Timing of return to work and breastfeeding in Australia

Xiang, Ning, Zadoroznyj, Maria, Tomaszewski, Wojtek and Martin, Bill (2016) Timing of return to work and breastfeeding in Australia. Pediatrics, 137 6: . doi:10.1542/peds.2015-3883


Author Xiang, Ning
Zadoroznyj, Maria
Tomaszewski, Wojtek
Martin, Bill
Title Timing of return to work and breastfeeding in Australia
Journal name Pediatrics   Check publisher's open access policy
ISSN 0031-4005
1098-4275
Publication date 2016-06-01
Sub-type Article (original research)
DOI 10.1542/peds.2015-3883
Open Access Status Not Open Access
Volume 137
Issue 6
Total pages 9
Place of publication Elk Grove Village, IL, United States
Publisher American Academy of Pediatrics
Language eng
Formatted abstract
OBJECTIVE: To examine the effects of timing of return to work, number of hours worked, and their interaction, on the likelihood of breastfeeding at 6 months and predominant breastfeeding at 16 weeks.

METHODS: A nationally representative sample of Australian mothers in paid employment in the 13 months before giving birth (n = 2300) were surveyed by telephone. Four multivariate logistic regression models were used to analyze the effects of timing of return to work and work hours, independently and in interaction, on any breastfeeding at 6 months and on predominant breastfeeding at 16 weeks, controlling for maternal sociodemographics, employment patterns, and health measures.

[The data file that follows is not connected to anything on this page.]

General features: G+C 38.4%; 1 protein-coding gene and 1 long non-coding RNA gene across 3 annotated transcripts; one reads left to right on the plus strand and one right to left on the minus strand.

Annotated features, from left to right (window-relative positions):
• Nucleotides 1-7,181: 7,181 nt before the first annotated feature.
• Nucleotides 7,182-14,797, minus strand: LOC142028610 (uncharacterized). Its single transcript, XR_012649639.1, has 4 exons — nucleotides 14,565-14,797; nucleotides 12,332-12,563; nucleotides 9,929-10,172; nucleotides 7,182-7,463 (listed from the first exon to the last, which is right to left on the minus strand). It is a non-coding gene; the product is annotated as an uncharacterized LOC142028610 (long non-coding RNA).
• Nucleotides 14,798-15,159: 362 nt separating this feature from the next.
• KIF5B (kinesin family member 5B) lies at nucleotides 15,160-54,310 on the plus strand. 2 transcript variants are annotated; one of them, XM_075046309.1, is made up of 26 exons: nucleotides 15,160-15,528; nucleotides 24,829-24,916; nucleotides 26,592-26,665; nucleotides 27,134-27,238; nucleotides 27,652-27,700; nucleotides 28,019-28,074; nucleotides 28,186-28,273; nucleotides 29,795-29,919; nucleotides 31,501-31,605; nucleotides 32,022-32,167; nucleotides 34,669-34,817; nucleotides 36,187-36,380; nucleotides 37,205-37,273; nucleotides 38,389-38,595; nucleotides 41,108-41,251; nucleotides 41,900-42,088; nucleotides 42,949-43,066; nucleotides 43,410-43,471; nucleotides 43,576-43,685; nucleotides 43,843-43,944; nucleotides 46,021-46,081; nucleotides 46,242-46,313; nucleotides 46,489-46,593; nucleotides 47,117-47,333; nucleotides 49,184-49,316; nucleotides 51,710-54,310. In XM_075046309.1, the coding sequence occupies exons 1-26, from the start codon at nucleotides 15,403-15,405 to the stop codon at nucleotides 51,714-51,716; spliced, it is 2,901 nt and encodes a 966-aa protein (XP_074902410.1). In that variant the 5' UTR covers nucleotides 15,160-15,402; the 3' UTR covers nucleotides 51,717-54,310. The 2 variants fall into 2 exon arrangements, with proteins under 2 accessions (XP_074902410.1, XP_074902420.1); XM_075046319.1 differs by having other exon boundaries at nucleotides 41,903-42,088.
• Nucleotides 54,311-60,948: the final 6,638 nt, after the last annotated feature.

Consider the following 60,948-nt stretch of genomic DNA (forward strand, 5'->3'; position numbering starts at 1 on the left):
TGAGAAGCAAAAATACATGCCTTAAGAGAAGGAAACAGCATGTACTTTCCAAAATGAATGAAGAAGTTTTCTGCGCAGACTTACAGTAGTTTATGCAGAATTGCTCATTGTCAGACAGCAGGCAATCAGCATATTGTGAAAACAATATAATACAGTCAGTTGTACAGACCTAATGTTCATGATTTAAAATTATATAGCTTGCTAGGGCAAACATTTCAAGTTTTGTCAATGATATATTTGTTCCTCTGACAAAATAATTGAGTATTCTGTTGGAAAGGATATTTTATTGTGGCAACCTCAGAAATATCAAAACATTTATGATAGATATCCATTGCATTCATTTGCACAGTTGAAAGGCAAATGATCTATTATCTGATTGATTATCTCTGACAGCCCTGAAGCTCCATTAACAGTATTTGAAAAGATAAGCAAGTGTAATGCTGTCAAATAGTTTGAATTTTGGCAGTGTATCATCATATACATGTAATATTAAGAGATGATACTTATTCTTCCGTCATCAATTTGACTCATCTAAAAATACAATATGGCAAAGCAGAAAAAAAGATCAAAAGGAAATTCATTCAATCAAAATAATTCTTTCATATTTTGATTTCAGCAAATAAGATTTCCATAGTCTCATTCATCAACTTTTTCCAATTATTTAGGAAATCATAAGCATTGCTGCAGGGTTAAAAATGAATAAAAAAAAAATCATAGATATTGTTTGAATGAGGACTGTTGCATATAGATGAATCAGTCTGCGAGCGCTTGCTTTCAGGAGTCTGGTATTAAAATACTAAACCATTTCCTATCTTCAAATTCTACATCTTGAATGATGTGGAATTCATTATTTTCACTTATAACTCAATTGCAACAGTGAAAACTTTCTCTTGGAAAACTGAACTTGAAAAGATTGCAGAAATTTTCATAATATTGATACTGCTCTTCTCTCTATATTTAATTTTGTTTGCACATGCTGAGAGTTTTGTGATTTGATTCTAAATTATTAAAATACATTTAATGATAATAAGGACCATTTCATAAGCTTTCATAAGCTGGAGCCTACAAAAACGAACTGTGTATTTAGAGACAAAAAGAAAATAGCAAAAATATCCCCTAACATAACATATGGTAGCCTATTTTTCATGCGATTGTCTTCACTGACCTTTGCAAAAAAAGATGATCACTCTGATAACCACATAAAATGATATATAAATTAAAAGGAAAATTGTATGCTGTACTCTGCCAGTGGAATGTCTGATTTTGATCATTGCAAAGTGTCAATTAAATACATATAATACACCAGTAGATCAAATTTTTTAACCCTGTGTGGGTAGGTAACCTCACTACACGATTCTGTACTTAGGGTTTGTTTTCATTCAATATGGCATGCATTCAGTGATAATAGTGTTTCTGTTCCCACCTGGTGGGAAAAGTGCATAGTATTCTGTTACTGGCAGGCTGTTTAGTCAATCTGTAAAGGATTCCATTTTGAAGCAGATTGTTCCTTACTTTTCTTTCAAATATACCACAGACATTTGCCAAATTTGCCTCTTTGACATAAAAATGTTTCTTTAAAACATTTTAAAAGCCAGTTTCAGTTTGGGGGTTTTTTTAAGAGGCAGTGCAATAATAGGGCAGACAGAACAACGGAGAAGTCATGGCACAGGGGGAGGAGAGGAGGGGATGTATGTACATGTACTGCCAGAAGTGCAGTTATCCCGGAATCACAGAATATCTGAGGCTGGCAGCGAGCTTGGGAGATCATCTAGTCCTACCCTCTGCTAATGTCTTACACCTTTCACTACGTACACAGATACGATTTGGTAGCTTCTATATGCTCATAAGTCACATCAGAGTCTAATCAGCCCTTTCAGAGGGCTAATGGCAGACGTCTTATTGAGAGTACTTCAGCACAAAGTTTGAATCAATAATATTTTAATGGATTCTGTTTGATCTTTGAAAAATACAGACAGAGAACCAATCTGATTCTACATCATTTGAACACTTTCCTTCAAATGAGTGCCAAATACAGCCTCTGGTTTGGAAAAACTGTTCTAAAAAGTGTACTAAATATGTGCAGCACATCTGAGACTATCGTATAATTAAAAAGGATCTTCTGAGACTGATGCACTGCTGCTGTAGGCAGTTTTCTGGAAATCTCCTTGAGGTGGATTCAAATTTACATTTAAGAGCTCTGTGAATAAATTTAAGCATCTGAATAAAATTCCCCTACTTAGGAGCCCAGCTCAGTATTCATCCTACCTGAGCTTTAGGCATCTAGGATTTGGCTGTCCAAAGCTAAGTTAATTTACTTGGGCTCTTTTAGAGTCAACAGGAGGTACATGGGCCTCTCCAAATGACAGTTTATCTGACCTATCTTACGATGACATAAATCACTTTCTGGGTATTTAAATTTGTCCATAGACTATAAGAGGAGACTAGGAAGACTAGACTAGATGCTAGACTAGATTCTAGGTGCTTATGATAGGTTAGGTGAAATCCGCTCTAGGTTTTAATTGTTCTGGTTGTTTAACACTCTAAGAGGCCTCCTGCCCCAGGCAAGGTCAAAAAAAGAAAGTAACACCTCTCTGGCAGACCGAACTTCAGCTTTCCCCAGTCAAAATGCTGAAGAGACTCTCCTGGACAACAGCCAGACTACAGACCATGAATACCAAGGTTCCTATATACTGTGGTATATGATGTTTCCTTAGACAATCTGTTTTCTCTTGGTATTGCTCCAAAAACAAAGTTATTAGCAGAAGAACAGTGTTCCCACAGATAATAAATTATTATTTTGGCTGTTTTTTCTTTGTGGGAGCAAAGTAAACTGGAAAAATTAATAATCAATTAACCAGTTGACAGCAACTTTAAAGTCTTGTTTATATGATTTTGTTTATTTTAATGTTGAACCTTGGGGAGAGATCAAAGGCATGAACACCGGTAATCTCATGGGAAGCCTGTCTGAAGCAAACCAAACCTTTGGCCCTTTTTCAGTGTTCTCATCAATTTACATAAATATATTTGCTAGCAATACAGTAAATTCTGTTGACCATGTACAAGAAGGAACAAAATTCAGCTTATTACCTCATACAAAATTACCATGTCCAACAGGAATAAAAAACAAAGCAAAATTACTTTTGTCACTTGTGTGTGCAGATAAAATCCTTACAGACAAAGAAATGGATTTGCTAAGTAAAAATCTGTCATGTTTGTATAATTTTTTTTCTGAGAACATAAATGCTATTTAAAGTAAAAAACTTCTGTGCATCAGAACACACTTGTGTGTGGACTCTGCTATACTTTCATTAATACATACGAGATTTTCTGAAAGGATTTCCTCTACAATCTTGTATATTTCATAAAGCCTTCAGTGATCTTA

RESULTS: Mothers who returned to work within 6 months and who worked for ≥20 hours per week were significantly less likely than mothers who had not returned to work to be breastfeeding at 6 months. However, returning to work for ≤19 hours per week had no significant impact on the likelihood of breastfeeding regardless of when mothers returned to work. Older maternal age, higher educational attainment, better physical or mental health, managerial or professional maternal occupation, and being self-employed all significantly contributed to the increased likelihood of any breastfeeding at 6 months. Similar patterns exist for predominant breastfeeding at 16 weeks.

CONCLUSIONS: The effects of timing of return to work are secondary to the hours of employment. Working ≤19 hours per week is associated with higher likelihood of maintaining breastfeeding, regardless of timing of return to work.
Q-Index Code C1
Q-Index Status Provisional Code
Institutional Status UQ

Document type: Journal Article
Sub-type: Article (original research)
Collections: Institute for Social Science Research - Publications
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Created: Fri, 17 Jun 2016, 23:35:59 EST by Dr Wojtek Tomaszewski on behalf of Institute for Social Science Research